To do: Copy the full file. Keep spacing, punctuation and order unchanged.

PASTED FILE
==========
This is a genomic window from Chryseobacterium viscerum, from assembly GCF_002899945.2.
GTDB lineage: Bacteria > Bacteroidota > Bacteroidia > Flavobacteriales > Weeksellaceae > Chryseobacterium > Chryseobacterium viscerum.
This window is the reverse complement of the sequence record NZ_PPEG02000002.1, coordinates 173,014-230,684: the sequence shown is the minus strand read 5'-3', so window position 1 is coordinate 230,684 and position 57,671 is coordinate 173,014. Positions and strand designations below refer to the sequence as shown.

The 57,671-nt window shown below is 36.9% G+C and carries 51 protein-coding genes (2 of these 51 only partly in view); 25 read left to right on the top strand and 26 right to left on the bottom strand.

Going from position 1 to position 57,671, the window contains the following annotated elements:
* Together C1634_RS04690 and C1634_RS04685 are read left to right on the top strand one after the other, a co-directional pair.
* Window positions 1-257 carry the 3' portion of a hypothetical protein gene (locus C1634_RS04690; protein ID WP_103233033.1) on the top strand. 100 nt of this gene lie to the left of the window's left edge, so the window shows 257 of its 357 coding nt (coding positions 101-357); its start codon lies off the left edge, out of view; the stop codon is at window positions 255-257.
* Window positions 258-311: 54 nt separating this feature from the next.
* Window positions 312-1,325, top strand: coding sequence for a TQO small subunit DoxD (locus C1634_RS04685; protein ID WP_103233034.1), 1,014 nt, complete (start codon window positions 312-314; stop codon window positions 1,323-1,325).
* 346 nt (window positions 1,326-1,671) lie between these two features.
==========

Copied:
This is a genomic window from Chryseobacterium viscerum, from assembly GCF_002899945.2.
GTDB lineage: Bacteria > Bacteroidota > Bacteroidia > Flavobacteriales > Weeksellaceae > Chryseobacterium > Chryseobacterium viscerum.
This window is the reverse complement of the sequence record NZ_PPEG02000002.1, coordinates 173,014-230,684: the sequence shown is the minus strand read 5'-3', so window position 1 is coordinate 230,684 and position 57,671 is coordinate 173,014. Positions and strand designations below refer to the sequence as shown.

The 57,671-nt window shown below is 36.9% G+C and carries 51 protein-coding genes (2 of these 51 only partly in view); 25 read left to right on the top strand and 26 right to left on the bottom strand.

Going from position 1 to position 57,671, the window contains the following annotated elements:
* Together C1634_RS04690 and C1634_RS04685 are read left to right on the top strand one after the other, a co-directional pair.
* Window positions 1-257 carry the 3' portion of a hypothetical protein gene (locus C1634_RS04690; protein ID WP_103233033.1) on the top strand. 100 nt of this gene lie to the left of the window's left edge, so the window shows 257 of its 357 coding nt (coding positions 101-357); its start codon lies off the left edge, out of view; the stop codon is at window positions 255-257.
* Window positions 258-311: 54 nt separating this feature from the next.
* Window positions 312-1,325, top strand: coding sequence for a TQO small subunit DoxD (locus C1634_RS04685; protein ID WP_103233034.1), 1,014 nt, complete (start codon window positions 312-314; stop codon window positions 1,323-1,325).
* 346 nt (window positions 1,326-1,671) lie between these two features.